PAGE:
The procure-to-pay ecosystem has seen some dramatic changes in the last year, most notably thanks to the sudden onset of work-from-home requirements and the closure of any in-person sales opportunities like trade shows.
Suddenly, the B2B buying and selling experience was thrust on the digital stage, and both sides had to adapt. This had profound impacts for organizations that had to purchase goods and items, like office supplies and machinery. But in the B2B services landscape, the procure-to-pay experience was perhaps even more drastically impacted. Businesses procuring complex services like tax advisory, labor law, system integration and management consulting services were forced to rethink and redesign their workflows at a time when the need for many of these services was immediate.
“The coronavirus crisis has underscored how dependent corporations are on the service economy, and how critical it is to have adaptable, sustainable ways to source any type of service at any time,” explained Globality Chief Revenue Officer Keith Hausmann. “Following the onset of COVID-19, corporate buyers had to immediately find a way to conduct sourcing processes that were no longer dependent on traditional, physical interaction and collaboration processes with internal stakeholders and suppliers.”
A New Strategy To Sourcing
While the pandemic injected significant disruption in the services sourcing and procurement process, many organizations had historically relied on legacy workflows and strategies to find service providers that may not have always yielded optimal results.
According to Hausmann, this created new points of friction in the strategic sourcing process as corporations could no longer rely on the same vendors they had always relied on to fulfill their service needs. Yet, as he explained, this pain ultimately proved to be a valuable shift for many organizations.
“Because few suppliers offer the best option for every need, relying on incumbent suppliers means companies may miss out on more unique expertise or cutting-edge capabilities,” he said, adding, “costs may be higher because the go-to provider may be less motivated to negotiate on price or have a higher cost structure, making them less competitive.”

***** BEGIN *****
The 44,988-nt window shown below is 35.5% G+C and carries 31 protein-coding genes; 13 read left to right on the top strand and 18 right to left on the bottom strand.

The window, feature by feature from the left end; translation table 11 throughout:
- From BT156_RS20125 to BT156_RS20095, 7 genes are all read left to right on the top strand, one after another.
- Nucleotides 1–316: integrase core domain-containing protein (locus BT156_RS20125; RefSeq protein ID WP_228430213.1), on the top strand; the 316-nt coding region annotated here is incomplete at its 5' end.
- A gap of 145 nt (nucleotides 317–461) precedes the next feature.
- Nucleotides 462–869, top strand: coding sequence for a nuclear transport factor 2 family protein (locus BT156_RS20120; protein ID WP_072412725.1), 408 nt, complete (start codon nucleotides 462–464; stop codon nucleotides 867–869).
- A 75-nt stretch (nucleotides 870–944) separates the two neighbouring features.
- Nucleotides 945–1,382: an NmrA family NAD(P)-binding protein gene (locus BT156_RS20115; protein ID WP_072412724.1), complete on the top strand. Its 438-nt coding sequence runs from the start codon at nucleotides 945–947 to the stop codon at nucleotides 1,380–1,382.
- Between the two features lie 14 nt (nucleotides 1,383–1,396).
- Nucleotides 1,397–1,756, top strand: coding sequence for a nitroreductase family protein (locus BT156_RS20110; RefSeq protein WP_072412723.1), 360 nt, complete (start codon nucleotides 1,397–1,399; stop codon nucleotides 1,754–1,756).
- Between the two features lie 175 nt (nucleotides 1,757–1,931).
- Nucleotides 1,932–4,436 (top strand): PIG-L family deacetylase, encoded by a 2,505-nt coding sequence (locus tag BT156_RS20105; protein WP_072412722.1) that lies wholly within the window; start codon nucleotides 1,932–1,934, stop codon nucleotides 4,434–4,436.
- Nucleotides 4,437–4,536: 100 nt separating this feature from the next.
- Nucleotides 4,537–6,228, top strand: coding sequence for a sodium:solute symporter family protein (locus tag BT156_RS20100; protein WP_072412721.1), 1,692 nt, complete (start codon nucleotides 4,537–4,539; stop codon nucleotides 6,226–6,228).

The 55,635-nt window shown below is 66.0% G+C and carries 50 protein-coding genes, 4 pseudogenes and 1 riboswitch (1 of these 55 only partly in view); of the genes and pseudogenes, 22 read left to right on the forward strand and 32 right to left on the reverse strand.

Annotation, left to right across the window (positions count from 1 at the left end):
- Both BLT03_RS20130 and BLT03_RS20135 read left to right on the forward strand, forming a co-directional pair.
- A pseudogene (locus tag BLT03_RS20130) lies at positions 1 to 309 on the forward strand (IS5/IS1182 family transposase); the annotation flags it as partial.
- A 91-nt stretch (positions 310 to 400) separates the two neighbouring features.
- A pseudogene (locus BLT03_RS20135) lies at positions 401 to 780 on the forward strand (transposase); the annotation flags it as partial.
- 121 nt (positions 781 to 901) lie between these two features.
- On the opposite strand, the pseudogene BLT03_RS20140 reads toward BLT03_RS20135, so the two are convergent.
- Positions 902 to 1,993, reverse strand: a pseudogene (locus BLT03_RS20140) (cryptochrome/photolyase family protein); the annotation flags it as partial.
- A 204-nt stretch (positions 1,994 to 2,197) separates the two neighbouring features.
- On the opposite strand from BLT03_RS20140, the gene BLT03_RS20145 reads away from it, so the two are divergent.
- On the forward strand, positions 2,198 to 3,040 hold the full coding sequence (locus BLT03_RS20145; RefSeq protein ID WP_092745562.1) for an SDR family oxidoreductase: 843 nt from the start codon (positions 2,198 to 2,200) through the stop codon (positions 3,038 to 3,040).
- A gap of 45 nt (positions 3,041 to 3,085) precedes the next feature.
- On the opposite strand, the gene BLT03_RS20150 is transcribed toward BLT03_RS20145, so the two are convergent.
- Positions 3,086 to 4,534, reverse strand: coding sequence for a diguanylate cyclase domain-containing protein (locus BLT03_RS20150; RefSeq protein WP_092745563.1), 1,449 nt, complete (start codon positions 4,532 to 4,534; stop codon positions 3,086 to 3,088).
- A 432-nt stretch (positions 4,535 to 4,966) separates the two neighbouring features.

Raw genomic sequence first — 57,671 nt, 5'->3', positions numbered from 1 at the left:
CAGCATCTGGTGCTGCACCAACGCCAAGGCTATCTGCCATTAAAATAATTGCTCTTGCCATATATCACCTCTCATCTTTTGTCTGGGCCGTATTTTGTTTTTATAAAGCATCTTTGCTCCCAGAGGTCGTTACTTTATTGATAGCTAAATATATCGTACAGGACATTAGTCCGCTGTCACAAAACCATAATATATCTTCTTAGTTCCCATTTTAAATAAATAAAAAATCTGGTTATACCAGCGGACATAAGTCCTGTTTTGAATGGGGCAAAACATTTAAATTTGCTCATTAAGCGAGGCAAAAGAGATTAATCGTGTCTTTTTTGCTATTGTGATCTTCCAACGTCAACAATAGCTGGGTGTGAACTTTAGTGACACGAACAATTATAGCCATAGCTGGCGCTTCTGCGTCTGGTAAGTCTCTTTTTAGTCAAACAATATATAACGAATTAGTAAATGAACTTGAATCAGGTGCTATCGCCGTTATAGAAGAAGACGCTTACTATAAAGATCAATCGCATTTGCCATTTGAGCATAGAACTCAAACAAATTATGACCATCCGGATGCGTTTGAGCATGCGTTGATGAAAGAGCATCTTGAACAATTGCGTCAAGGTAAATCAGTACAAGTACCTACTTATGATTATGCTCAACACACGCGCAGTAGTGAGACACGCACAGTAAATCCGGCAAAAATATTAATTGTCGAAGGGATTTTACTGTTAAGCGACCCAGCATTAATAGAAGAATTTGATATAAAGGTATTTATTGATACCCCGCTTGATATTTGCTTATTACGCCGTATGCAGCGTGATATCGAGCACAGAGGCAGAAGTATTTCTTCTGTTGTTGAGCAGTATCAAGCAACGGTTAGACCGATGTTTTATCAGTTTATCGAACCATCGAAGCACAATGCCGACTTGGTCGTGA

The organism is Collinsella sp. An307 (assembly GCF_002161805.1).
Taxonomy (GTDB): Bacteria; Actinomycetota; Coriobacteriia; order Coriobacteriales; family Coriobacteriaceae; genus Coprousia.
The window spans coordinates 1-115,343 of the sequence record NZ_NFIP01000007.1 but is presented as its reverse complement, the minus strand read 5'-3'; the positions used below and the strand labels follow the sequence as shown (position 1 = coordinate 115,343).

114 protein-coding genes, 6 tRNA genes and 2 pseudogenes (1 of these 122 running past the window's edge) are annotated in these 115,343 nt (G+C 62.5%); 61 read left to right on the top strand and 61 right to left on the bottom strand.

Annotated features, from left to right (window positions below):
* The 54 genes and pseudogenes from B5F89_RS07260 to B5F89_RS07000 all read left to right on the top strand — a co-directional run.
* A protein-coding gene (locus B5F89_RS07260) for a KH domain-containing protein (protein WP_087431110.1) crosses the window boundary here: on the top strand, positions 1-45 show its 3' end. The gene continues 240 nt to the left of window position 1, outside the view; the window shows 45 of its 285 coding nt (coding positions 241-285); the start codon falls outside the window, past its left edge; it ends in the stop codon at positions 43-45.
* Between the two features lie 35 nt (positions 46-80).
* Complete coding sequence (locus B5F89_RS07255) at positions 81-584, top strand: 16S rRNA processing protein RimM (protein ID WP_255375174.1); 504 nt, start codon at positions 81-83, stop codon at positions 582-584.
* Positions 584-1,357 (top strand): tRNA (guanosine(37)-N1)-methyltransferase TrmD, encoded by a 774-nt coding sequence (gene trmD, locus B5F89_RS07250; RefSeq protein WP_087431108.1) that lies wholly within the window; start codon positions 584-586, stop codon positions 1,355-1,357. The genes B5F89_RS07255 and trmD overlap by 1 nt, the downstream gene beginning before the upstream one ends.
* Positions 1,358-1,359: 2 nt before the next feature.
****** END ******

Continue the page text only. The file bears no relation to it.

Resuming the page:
This so-called “supplier bias” limits a firm’s ability to adequately evaluate the quality and cost of a service provider, creating an anticompetitive environment. But what the pandemic did was force many buy-side organizations to widen the scope of potential services suppliers in order to find businesses that were able to meet the needs of operating in a remote environment.
Driving Better Value
As organizations were forced to look beyond their traditional suppliers to meet their complex services needs, they also drove a more competitive environment that influenced other aspects of the procure-to-pay workflow.
For instance, said Hausmann, a reliance on a small pool of the same suppliers often meant request for proposal (RFP) processes were similarly stuck in their old ways, including “service overbuying, misalignment with stakeholders on service needs, supplier bias, transparency gaps — like keeping track of audit trails — and the onerous scoping process.”
While working with the same suppliers time and time again may yield a more predictable contract and ultimate cost of services provided, it hampers a firm’s ability to encourage a more favorable negotiation and pricing process. When reevaluating one’s supplier base, a corporate also has the opportunity to reevaluate its own internal workflows, which include understanding exactly what kind and level of service it needs in the first place.
“The biggest challenge to garnering a competitive price is accurately and precisely defining your needs,” said Hausmann. “The most significant pitfall with services buying is over-buying, or downstream scope creep, which occurs as a function of an unclear requirement at the outside.”
In other words, unless an organization is clear and transparent about its service needs from the onset, costs can quickly get out-of-hand when a firm overbuys or when a project gradually increases in size and scope as it progresses.
With 2020 driving up the demand for a consumer-like buying experience among B2B customers, the pressure continues to mount for the B2B services industry to optimize the customer experience from the very beginning. And as firms rethink their own sourcing and procurement strategies, competition will continue to grow for service providers to meet requirements for digitization, pricing and quality.
According to Hausmann, these realities are challenging, yet they can be overcome with the right procurement strategies and technologies for both buyers and suppliers.
“This can be achieved only with new operating models, and with a completely different approach to digital innovation that is focused on creating value for business stakeholders and customers,” he said. “Recent technology advances have made it possible to consumerize the buying experience, using truly innovative solutions that put the business stakeholder at the center of the process, which accelerates adoption to deliver the value companies expect.”